Postcards

How the power players do it - by Fortune senior editor at large Patricia Sellers

How women can make the VC money flow

April 2, 2014: 8:30 AM ET

Masters of the venture capital universe tend to be male and biased toward funding guys with decent business plans and big dreams. How can women entrepreneurs compete?

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Guest Post by Mary Civiello

FORTUNE -- If you're a woman entrepreneur looking to raise money, chances are high that you're pitching to men. Fewer than 10% of venture capitalists in the U.S. are female, and gender biases prevail. Academic and anecdotal evidence indicates:

- VCs won't think your pitch is as persuasive as a man's even if he reads the same script as you do.

- VCs will give a woman founder a tougher time, especially if her startup involves something other than fashion or food.

- VCs, regardless of gender, prefer male founders. According to a recent Harvard/MIT/Wharton study, investors found men to be more persuasive, logical and factual even when they're reading a woman's script. The same study found that being "attractive" helps men more than it helps women.

So, what is a woman entrepreneur to do?

Even star female founders feel challenged. Hearsay Social founder and CEO Clara Shih, who is also on the board of Starbucks (SBUX), said at a recent USA Today (GCI) roundtable of women in tech: "A lot of us have felt pressure to be everything the guys are and more because we know the sad truth that all things equal, they'll get selected because they're guys."

One thing that smart female founders do: choose the right financial backer. Jerry Neumann of Neu Venture Capital is one guy in the VC world who strives to avoid the classic gender bias. "I try to be self-aware so that my irrational prejudices don't affect my business judgment," he says.

But there are also communications tips that I've come to learn from coaching C-suite executives, male and female, over the past decade. I call them the 3 Vs of Style:

1. VISUAL. Women often get thrown off by the one person in the audience who looks like he isn't buying what you're selling. Why? Because women tend to be "pleasers." Women also tend to excel at multitasking, which can be a handicap during a pitch. Rx: Take the advice of VC Keegan Forte of Bowery Capital: "Stay inside your head. Leave others out," she says. "You know your business. Don't let them think you don't."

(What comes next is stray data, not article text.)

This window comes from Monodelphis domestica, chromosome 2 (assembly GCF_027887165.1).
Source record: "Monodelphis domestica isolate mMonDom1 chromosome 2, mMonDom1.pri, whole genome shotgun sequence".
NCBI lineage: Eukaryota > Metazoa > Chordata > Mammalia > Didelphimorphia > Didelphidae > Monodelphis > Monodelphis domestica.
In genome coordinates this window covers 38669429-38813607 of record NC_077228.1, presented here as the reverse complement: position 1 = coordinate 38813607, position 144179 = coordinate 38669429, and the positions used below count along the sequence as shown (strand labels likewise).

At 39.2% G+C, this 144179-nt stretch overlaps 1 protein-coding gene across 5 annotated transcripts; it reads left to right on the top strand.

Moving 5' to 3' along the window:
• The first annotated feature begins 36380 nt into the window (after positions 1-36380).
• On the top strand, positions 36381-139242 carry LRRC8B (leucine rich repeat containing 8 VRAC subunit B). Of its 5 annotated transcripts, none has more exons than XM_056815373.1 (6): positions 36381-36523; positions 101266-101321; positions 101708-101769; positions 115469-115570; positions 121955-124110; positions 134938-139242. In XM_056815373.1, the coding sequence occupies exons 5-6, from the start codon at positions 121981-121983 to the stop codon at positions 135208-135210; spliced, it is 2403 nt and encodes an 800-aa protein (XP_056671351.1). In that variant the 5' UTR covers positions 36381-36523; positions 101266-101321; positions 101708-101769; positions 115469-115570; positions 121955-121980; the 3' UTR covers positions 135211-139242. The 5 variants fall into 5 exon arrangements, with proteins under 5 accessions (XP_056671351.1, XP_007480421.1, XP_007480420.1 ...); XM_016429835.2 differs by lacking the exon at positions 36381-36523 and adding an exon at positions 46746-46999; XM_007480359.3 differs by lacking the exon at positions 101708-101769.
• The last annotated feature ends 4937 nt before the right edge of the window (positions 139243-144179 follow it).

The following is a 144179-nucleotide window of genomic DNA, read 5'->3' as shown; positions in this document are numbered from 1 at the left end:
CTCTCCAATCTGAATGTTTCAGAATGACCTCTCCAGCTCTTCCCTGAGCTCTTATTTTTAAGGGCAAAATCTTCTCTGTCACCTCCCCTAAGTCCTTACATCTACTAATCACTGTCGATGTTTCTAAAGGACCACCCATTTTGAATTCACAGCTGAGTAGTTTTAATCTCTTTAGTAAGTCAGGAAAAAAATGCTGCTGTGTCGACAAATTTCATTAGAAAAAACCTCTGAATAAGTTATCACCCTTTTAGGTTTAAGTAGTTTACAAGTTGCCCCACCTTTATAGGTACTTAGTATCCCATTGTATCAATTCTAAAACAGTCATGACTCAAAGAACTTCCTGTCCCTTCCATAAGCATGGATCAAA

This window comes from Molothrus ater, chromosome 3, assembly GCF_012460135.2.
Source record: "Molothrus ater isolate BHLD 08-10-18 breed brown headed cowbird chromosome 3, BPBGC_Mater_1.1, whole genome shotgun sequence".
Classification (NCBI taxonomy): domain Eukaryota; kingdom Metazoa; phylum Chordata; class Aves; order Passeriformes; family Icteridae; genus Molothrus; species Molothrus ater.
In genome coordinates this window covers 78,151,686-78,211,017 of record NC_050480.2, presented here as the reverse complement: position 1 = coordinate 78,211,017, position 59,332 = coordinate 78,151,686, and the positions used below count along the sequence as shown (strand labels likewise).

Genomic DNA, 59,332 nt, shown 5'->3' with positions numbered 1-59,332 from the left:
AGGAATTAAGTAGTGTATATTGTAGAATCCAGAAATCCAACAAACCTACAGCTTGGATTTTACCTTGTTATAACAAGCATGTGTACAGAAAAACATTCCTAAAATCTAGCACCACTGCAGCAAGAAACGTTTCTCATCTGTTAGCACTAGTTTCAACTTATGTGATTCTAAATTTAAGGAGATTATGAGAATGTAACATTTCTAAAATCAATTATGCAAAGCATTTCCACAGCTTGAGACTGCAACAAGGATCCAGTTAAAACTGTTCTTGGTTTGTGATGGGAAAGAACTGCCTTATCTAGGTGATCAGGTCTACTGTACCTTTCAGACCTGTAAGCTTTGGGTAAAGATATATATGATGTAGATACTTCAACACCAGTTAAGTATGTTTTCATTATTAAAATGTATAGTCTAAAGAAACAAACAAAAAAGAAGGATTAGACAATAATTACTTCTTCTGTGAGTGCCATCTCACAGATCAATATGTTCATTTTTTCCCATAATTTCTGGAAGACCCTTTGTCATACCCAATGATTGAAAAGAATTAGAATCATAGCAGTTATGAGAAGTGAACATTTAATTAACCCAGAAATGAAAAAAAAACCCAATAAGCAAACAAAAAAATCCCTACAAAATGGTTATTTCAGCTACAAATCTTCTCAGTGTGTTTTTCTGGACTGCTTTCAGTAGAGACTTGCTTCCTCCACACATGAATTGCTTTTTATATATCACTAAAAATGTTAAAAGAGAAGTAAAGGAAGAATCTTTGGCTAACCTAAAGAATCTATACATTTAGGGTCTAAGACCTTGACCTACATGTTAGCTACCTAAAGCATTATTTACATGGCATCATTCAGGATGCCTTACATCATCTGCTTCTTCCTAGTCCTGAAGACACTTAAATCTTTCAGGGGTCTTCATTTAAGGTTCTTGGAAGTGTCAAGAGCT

140402115836-mary-civiello-240xa2. VOCAL. Women can get squeaky when nervous. That's because women have greater vocal range, and vocal chords constrict when stressed, resulting in a higher pitch. Lower voices, studies show, sound more confident and authoritative. And remember, since time began, men have held most of the positions of authority, so male qualities are the standard. Rx: Use the lower vocal range of what's natural for you. Practice and record your voice and practice again so that you sound, as well as look, like your best professional self.

3. VERBAL. Women tend to elaborate, using more words than the typical guy. And when under attack, women often get defensive or emotional. Rx: Be concise. When challenged, don't say the first thing that comes to mind. Pause. Invite your challenger to elaborate. ("Tell me more about…") Play it cool.

Confidence is key. Ultimately, women entrepreneurs leaning in, as Facebook's (FB) Sheryl Sandberg would say, and believing in themselves will help change the ratio – the reality that only 7% of VC-backed U.S. companies are women-led.

Mary Civiello is an executive communications coach. She works with leaders at companies including Blackstone (BX), Morgan Stanley (MS), Merck (MRK), American Express (AXP), AIG (AIG) and MetLife (MET).

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About This Author
Pattie Sellers
Pattie Sellers
Senior Editor at Large, Fortune
Executive Director of MPW/Live Content, Time Inc.

Pattie Sellers has written more than 20 Fortune cover stories including "Marissa Mayer: Ready to Rumble at Yahoo," "Muhtar Kent's New Coke," "Oprah's Next Act", "The $100 Billion Woman" (Melinda Gates), and "Gone with the Wind" (Ted Turner). She co-founded Fortune Most Powerful Women and oversees the Fortune MPW Summit, the preeminent gathering of women leaders in business and beyond—and programs such as Fortune MPW Entrepreneurs and the Fortune-U.S. State Department Global Women Leaders Mentoring Partnership. Pattie also develops Live Content across Time Inc. Her blog, Postcards, is about how power players lead and navigate their careers. Pattie won Time Inc.'s prestigious MVP award for her performance in 2012.

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